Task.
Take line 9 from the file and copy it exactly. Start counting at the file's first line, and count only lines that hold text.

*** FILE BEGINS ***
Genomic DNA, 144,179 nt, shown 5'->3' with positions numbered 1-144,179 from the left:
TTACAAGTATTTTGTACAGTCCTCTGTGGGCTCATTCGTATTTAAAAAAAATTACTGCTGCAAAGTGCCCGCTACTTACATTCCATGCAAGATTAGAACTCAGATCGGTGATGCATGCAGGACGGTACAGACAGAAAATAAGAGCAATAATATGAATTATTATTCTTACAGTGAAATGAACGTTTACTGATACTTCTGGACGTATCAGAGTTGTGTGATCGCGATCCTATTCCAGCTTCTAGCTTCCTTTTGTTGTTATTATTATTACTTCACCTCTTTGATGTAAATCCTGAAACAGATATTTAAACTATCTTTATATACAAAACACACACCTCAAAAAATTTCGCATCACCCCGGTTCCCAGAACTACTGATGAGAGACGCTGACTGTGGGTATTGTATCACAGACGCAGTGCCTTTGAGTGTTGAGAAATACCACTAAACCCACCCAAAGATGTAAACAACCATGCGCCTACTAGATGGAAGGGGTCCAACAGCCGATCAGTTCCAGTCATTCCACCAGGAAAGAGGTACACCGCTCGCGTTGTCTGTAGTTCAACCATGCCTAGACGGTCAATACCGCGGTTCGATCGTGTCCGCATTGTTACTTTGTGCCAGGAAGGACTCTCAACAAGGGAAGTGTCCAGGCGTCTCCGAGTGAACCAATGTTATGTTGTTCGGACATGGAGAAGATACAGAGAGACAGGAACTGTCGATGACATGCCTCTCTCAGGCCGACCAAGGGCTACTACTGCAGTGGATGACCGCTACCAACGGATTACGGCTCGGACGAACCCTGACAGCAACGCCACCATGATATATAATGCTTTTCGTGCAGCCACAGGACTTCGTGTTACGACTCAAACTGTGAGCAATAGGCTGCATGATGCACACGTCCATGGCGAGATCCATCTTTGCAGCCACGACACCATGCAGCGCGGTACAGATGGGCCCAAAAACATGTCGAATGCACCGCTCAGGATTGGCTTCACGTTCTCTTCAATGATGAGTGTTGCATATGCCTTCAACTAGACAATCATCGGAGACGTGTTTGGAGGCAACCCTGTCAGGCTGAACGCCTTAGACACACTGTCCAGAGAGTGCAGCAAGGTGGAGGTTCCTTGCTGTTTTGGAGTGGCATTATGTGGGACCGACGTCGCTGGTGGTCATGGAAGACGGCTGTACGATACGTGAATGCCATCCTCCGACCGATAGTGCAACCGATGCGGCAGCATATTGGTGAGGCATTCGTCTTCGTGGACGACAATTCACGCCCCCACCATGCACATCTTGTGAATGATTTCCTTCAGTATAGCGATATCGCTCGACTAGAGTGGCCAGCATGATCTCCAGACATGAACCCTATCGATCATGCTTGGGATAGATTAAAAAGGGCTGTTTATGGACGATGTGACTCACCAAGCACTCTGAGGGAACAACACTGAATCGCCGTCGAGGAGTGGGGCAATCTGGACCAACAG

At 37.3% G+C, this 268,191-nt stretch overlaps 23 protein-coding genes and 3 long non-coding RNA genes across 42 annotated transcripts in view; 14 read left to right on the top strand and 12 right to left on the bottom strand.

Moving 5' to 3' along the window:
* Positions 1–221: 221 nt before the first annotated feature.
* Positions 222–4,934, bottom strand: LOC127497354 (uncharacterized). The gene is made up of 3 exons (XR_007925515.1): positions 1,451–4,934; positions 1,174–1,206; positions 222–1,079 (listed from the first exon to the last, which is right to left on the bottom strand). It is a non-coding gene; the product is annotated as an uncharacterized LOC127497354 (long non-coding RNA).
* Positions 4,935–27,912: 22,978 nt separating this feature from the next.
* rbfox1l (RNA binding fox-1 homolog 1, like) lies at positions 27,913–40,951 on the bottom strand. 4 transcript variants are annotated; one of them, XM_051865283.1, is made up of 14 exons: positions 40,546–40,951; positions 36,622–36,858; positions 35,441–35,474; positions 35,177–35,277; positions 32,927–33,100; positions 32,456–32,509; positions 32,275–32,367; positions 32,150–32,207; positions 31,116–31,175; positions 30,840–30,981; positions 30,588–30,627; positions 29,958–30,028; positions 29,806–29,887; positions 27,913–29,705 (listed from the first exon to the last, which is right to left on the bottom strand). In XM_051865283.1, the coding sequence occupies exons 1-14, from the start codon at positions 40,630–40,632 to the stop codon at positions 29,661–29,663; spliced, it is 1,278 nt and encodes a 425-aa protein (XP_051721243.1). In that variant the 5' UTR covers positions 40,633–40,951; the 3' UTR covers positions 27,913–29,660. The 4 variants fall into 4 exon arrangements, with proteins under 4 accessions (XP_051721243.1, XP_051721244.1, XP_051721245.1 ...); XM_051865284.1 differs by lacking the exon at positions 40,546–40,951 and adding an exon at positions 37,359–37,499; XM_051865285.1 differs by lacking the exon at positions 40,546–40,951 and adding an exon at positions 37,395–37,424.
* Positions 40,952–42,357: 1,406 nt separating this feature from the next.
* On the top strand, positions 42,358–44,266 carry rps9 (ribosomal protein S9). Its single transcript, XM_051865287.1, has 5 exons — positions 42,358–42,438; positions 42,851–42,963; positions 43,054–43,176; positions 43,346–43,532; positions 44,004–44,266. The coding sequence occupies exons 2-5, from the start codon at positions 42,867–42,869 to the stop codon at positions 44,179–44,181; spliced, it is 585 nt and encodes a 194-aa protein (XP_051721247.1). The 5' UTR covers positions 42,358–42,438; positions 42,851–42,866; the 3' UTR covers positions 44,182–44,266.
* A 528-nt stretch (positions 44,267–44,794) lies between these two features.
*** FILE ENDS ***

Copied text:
* Positions 40,952–42,357: 1,406 nt separating this feature from the next.